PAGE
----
ROME – Pope Francis opened the Lenten season with a procession and Mass on Ash Wednesday, telling Catholics to carve out a silent space for God amid the buzz of the digital era in which little remains private.

In his homily, the pope focused on the emphasis the day’s scripture readings places on praying, fasting and giving alms “in secret,” saying Jesus’s invitation to the disciples to “go to your room” to do these things instead of seeking public recognition for them is at the heart of the Lenten season.

Going to one’s room, in this sense, he said, “means journeying from without to within, so that our whole life, including our relationship with God, is not reduced to mere outward show, a frame without a picture, a draping of the soul, but is born from within and reflects the movements of our heart.”

“Without realizing it, we find ourselves no longer having an ‘inner chamber’ in which we can stop and care for ourselves, immersed as we are in a world in which everything, including our emotions and deepest feelings, has to become ‘social’,” he said.

In the social media era, “Even the most tragic and painful experiences risk not having a quiet place where they can be kept. Everything has to be exposed, shown off, fed to the gossip-mill of the moment,” he said.

However, Francis said God’s invitation for Lent is to “Enter into the secret, return to the center of yourself.”

“Precisely there, where so many fears, feelings of guilt and sin are lurking, precisely there the Lord has descended in order to heal and cleanse you,” he said.

Pope Francis spoke during the Ash Wednesday Mass officially opening the church’s Lenten season, which this year coincided with Valentine’s Day. Prior to celebrating Mass at the Basilica of Santa Sabina in Rome, the pope led a moment of prayer at the church of Saint Anselm and a procession to the basilica.

Speaking to the clergy and faithful present, the pope said Lent is a time of both purification and “self-spoliation” which helps people to remove “all the cosmetics that we use in order to appear presentable, better than how we really are.”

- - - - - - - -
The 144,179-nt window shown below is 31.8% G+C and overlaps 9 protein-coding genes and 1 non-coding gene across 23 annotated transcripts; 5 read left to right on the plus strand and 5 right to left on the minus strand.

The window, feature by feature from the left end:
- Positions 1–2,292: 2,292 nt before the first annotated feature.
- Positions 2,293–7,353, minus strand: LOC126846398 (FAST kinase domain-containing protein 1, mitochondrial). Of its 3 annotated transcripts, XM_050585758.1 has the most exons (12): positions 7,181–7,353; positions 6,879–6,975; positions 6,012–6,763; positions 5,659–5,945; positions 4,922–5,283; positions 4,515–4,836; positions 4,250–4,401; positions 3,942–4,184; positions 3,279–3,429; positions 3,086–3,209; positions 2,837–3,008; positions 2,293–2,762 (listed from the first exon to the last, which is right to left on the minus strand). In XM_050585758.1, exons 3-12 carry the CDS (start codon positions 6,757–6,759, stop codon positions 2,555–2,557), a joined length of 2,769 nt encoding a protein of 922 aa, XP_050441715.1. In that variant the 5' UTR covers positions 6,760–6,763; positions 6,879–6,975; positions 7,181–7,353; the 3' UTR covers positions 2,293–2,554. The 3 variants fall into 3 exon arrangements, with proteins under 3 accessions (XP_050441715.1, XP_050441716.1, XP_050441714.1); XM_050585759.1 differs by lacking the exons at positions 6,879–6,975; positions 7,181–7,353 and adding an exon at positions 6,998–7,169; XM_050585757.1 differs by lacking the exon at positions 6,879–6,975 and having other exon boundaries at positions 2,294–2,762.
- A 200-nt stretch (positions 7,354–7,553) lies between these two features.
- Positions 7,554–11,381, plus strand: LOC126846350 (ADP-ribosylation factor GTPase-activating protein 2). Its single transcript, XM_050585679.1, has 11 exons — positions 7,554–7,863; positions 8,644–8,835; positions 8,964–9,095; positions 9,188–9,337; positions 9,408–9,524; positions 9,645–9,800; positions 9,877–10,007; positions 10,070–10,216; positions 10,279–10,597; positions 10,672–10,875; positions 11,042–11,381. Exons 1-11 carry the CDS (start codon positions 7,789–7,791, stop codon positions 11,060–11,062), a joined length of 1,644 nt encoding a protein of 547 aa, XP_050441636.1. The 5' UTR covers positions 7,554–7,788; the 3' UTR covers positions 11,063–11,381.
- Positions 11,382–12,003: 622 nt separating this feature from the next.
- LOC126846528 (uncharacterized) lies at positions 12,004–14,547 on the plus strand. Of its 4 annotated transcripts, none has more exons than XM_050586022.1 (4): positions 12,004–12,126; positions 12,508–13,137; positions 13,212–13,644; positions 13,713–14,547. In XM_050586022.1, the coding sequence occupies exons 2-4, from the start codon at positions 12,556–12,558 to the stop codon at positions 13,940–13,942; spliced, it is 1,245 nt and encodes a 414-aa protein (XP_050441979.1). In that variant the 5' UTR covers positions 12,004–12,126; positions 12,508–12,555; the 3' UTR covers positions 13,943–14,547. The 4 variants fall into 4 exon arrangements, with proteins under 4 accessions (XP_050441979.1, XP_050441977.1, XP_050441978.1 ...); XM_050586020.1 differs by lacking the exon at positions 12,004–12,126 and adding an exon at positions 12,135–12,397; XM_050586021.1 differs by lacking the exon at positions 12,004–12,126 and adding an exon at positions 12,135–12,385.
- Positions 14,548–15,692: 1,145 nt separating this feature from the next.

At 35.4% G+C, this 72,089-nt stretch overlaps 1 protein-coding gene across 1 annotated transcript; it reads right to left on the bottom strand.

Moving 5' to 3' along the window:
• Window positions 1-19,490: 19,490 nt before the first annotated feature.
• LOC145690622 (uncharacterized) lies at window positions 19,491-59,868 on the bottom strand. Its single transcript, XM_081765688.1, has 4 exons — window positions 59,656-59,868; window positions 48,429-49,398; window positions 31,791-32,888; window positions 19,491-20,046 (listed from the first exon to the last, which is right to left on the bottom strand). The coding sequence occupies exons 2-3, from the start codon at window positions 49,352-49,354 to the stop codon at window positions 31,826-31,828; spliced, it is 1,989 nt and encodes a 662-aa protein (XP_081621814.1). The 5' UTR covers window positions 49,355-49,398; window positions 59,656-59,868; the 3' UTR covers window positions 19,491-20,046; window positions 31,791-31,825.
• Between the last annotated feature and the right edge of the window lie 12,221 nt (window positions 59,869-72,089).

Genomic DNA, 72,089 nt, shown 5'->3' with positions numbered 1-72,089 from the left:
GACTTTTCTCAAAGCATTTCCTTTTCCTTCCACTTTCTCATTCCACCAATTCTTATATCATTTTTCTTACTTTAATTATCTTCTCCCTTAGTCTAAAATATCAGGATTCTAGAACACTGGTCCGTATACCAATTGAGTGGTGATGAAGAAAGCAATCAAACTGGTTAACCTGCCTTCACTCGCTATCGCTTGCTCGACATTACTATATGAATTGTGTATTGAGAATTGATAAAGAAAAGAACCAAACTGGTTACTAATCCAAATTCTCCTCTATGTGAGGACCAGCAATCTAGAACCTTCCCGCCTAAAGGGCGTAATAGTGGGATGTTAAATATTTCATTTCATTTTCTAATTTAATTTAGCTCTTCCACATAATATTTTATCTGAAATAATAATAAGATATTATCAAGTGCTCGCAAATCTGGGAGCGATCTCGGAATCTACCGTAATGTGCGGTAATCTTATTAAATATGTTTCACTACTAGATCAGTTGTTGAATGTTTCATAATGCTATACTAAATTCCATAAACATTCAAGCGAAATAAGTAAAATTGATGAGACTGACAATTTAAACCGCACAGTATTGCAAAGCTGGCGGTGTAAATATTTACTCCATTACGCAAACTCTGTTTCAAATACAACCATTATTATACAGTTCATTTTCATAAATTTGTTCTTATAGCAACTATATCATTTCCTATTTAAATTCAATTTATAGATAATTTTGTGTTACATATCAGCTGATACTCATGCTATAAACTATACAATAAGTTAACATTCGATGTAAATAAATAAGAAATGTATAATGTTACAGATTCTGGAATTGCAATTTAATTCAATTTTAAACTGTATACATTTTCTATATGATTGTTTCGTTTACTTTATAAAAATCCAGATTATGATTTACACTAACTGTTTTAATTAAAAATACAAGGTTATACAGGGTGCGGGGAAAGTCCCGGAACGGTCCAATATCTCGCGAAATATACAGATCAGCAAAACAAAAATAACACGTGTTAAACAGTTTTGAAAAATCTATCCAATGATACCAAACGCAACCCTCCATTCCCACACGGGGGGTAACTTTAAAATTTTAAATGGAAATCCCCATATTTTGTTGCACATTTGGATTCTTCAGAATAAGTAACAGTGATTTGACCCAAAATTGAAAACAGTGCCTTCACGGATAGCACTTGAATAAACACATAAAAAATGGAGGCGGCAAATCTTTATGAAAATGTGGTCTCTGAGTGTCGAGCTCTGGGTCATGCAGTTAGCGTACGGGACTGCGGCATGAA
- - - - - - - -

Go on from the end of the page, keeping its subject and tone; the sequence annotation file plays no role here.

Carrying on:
“To return to the heart means to go back to our true selves and to present them just as they are, naked and defenseless, in the sight of God. It means looking within ourselves and acknowledging our real identity, removing the masks we so often wear, slowing the frantic pace of our lives and embracing the truth of who we are,” he said.

Francis said the gesture of placing ashes on the head is a reminder to humanity not only “that we are dust and our life passes away like a breath,” but that God does not allow this dust to blow away and vanish.

Rather, God “gathers and shapes the dust that we are, lest it be swept away by the winds of life or sink into the abyss of death,” he said.

The ashes are also an invitation to rediscover the “secret of life,” the pope said, saying the askes are a reminder that “as long as we continue to shield our hearts, to hide ourselves behind a mask, to appear invincible, we will be empty and arid within.”

Yet when someone has the courage to look inside of themselves, they will discover God and his unique love, and “At last those shields will be shattered and we will be able to feel ourselves loved with an eternal love,” he said.

Each person, Pope Francis said, is loved by God, “we are ashes on which God has breathed his breath of life, earth which he has shaped with his own hands, dust from which we will rise for a life without end prepared for us from all eternity.”

“If, in the ashes that we are, the fire of the love of God burns, then we will discover that we have indeed been shaped by that love and called to love others in turn,” he said, stressing the importance of showing compassion and mercy to those in need.

The Lenten practices of prayer, fasting and almsgiving are not merely external actions, but are “paths that lead to the heart, to the core of the Christian life,” and which allow God’s love to be spread in various situations of daily life, “so that in them hope, trust and joy may be reborn.”

Quoting Saint Anselm, Francis urged Christians to “escape from your everyday business” and to “hide for a moment from your restless thoughts” during Lent, taking a break from their careers and daily tasks and concerns.

“Shut out everything but God and whatever helps you to seek him; and when you have shut the door, look for him,” and speak openly, he said.

The invitation to “go to your room,” he said, is necessary for a society in which people often live at a superficial level, concerned with being noticed and admired, while losing touch with their inner selves.

“Let us enter into our inner chamber: there the Lord dwells, there our frailty is accepted and we are loved unconditionally,” he said, and urged Catholics to spend time in silent adoration of God.

God in Lent sends a message of forgiveness, tenderness and care, the pope said, telling believers, “Do not judge yourself. Do not condemn yourself. Do not reject yourself,” but to let God’s love touch “the deepest, most hidden corners of your heart and reveal to you your own beauty.”

Pope Francis closed his homily telling faithful, “Let us not be afraid to strip ourselves of worldly trappings and return to the heart, to what is essential,” and to “acknowledge what we are: dust loved by God. And thanks to him, we will be reborn from the ashes of sin to new life in Jesus Christ and in the Holy Spirit.”

Follow Elise Ann Allen on X: @eliseannallen